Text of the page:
Talk:Lagâri Hasan Çelebi
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Source Problems, Despotic Revisions
The primary source for this article has credibility issues raised by serious conflicts with other sources on other topics in that same article; for example, the author states that Abbas Ibn Firnas flew without injury- in direct contradiction to other sources. See also the discussion at Talk:Hezarfen Ahmet Celebi regarding the 'eye witness' claim.
Also, make an effort to discuss these revisions here, and if conflict arises, to use this venue to resolve them rather than engaging in unilateral edits that would likely result in an unproductive edit battle.Mavigogun (talk) 10:26, 11 August 2008 (UTC)
- This is a response not to Mavigogun but rather about the reverting of the revision I did earlier. Now, I realize that there is a source (Terzioğlu) for the claims in this and the Ahmet Çelebi article. However, I think we need to use the original text as being more authoritive than a secondary sources written about that text. I question how Terzioğlu can be a better source on what Evliya Çelebi wrote than what Evliya Çelebi wrote! If you look at the Terzioğlu article, you see that he relies on only EÇ not on any other accounts. Ordtoy (talk) 15:22, 11 August 2008 (UTC)
Ordtoy: could you (or anybody else) cite references for the following, 'Evliya Çelebi wrote that Lagari died in the Crimea under the service of Selamet Giray Khan, although the latter reigned between 1608 and 1610.'
Factual inaccuracies such as this are not decisive, but allow the reader to make informed decisions when assessing credibility; a word to that effect, if material can be cited, would be warranted.
- The sentence is: "... bir kise altun ve yetmiş akçe ile zümre-i sipahdan olur Kırım'da Selamet Giray Han'a gidüp anda merhum oldı." In bold it says "... he went to Selamet Giray Han in the Crimea and died there." Terzioğlu doesn't bother to mention this discrepancy. I think this tells us much about the value of Terzioğlu, never mind Evliya Çelebi! Ordtoy (talk) 15:29, 11 August 2008 (UTC)
Accuracy of Diction
The only single reference for this flight is by an author, who, amongst other tales, reports that he once saw a cat stop mid-air while jumping between buildings -before continuing it's trajectory! There is much value in Çelebi's writings, but as the sole source for an event such as this his willingness to engage in fancy renders it dubious at best. Still, if we lend credence to his word, the primary definition of 'legendary' applies:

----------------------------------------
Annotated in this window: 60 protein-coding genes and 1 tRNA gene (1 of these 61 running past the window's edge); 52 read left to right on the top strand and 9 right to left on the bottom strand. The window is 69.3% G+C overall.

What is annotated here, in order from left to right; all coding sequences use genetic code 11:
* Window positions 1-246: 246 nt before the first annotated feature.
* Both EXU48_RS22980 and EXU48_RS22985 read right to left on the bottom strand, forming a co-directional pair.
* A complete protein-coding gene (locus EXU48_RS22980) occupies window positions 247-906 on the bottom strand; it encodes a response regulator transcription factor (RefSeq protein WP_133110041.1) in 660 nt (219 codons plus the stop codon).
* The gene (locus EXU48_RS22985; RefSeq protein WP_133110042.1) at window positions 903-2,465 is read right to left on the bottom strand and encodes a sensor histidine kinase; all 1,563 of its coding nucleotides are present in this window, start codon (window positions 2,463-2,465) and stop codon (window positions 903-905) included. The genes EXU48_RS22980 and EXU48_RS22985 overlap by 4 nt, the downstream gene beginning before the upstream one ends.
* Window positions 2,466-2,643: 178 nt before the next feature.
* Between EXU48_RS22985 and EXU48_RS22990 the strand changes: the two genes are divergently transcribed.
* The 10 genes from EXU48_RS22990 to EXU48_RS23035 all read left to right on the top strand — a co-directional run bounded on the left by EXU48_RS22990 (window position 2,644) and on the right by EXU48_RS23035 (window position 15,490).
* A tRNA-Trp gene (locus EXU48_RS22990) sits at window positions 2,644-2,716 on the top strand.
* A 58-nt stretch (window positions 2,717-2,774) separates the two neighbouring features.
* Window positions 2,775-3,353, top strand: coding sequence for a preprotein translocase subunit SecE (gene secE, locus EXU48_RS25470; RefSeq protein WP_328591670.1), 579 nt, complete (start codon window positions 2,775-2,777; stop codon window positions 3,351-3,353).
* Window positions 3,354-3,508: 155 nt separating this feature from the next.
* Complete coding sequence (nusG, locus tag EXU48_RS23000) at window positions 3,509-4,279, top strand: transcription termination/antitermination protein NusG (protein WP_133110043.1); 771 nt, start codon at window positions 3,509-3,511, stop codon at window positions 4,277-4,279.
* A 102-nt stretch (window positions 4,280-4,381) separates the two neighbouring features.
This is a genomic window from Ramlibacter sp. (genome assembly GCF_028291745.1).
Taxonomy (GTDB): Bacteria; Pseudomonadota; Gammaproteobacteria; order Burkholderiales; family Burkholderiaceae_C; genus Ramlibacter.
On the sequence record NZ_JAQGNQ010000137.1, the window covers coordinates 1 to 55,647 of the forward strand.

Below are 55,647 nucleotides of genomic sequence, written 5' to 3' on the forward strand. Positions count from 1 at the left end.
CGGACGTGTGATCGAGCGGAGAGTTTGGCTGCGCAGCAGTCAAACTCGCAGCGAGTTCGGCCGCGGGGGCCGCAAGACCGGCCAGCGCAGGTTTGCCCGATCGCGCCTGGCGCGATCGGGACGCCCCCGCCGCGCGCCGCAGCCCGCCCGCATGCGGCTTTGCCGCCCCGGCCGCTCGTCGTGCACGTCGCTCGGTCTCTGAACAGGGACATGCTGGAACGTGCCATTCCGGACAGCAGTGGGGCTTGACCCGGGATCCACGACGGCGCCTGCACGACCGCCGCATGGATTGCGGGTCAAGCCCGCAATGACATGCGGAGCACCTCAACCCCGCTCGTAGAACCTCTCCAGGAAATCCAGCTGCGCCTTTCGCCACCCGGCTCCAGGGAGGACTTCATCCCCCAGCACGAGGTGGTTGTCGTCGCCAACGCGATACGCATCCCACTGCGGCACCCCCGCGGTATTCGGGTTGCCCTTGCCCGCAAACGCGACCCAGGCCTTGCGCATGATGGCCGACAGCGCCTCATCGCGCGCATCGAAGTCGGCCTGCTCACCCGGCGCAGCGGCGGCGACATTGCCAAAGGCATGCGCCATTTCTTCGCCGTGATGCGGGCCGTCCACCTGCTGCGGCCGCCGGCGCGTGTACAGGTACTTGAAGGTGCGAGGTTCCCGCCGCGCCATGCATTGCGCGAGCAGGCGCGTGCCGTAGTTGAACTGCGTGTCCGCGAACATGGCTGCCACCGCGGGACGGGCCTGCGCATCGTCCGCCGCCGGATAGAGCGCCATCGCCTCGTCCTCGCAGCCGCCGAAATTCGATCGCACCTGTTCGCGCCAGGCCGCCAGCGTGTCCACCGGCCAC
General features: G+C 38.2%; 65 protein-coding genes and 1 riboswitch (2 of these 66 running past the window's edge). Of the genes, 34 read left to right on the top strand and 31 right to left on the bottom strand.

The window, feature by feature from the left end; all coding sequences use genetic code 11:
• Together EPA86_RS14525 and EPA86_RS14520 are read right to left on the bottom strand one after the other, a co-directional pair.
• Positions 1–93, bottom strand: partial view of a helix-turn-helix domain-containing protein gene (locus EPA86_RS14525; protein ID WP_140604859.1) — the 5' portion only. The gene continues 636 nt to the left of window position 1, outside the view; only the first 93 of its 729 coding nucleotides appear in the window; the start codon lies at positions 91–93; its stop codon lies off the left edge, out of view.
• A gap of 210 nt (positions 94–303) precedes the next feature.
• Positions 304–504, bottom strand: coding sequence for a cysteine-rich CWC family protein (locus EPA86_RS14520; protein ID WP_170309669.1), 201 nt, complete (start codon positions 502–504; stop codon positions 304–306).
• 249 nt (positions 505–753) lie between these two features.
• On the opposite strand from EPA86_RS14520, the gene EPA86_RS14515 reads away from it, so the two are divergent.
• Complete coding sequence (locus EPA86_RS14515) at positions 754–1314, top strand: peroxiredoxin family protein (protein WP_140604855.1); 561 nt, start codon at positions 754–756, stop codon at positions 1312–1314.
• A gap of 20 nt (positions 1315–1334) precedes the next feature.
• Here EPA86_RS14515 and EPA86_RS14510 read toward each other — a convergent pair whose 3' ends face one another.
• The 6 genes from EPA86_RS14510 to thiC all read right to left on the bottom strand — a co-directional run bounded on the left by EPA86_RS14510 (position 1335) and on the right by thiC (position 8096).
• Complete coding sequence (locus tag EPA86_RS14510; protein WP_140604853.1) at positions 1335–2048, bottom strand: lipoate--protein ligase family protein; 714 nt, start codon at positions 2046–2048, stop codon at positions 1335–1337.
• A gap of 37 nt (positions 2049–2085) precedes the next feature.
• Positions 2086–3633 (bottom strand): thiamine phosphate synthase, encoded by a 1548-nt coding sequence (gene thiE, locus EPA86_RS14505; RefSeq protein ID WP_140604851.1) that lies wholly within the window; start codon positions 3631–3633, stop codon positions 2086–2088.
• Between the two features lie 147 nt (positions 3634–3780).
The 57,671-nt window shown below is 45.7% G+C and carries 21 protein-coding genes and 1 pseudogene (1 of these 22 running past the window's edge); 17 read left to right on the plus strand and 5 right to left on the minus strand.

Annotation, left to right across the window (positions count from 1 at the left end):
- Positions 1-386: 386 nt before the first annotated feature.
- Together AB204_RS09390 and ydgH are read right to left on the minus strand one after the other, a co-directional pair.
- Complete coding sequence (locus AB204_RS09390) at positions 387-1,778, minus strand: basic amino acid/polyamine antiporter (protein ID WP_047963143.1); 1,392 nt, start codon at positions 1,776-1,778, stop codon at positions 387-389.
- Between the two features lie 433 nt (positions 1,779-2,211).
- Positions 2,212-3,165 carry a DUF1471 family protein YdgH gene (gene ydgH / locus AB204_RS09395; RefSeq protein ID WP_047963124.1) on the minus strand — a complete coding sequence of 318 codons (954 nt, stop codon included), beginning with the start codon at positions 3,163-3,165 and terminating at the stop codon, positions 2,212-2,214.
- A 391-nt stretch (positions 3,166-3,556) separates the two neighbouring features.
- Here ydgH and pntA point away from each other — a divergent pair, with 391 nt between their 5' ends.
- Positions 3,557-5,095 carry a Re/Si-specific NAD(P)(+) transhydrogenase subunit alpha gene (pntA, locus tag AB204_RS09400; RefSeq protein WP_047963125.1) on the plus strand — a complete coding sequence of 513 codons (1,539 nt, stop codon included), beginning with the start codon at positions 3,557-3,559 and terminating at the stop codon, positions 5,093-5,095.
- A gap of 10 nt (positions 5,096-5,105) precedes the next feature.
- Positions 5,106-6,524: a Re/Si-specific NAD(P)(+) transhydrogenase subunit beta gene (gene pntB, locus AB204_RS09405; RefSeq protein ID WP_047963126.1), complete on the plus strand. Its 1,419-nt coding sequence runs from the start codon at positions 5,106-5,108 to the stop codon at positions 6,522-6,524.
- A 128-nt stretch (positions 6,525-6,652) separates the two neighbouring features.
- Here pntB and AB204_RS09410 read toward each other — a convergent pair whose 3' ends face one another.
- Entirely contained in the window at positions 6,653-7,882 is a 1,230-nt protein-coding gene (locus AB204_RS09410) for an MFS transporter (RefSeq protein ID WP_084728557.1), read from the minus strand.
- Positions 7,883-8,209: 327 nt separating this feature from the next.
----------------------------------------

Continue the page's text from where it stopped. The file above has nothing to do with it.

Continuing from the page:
- a story coming down from the past; especially : one popularly regarded as historical although not verifiable.
- Evliya Çelebi informs the reader about the cat story that local people make jokes about. He doesn't assert it to be real. Evliya Çelebi is a reputed historian. What he writes in his papers are scientific historical documents. Who do you think you are? You think you are a legitimate scholar then Çelebi? and put him in magazine shelves?
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By your logic, natural philosophers of the 17th century such as Hans Lippershey, Cornelis Drebbel, William Oughtred, Jean-Baptiste Denys, Giovanni Branca, W. Gascoigne, Blaise Pascal and Otto von Guericke were all legendary characters. Evliya Celebi was a respected historian and chronicler. Since there is no accurate and complete english translation of his works, it would be inappropriate to rely on the comments made by someone who is not a native speaker of Turkish language.Sidewinder1978 (talk) 01:26, 10 January 2009 (UTC)
- If you need an academic work which discusses the fantastical and fictional stories which are part of Evliya's Seyahatname, please refer to "An Ottoman Mentality, The World of Evliya Çelebi" by Robert Dankoff (probably the most respected Çelebi scholar). The Seyahatname is a great work, but not all of it is factual. Ordtoy (talk) 16:07, 10 January 2009 (UTC)
Terzioğlu is an unreliable source
Terzioğlu was reviewed as a source on the reliable sources notice board and his history work was found to be unreliable. He is not a historian, the work was published by a vanity or single-issue press, and it is not widely available, and as noted above, the source has factual inaccuracies notable when compared to more thorough works of scholarship by practicing historians.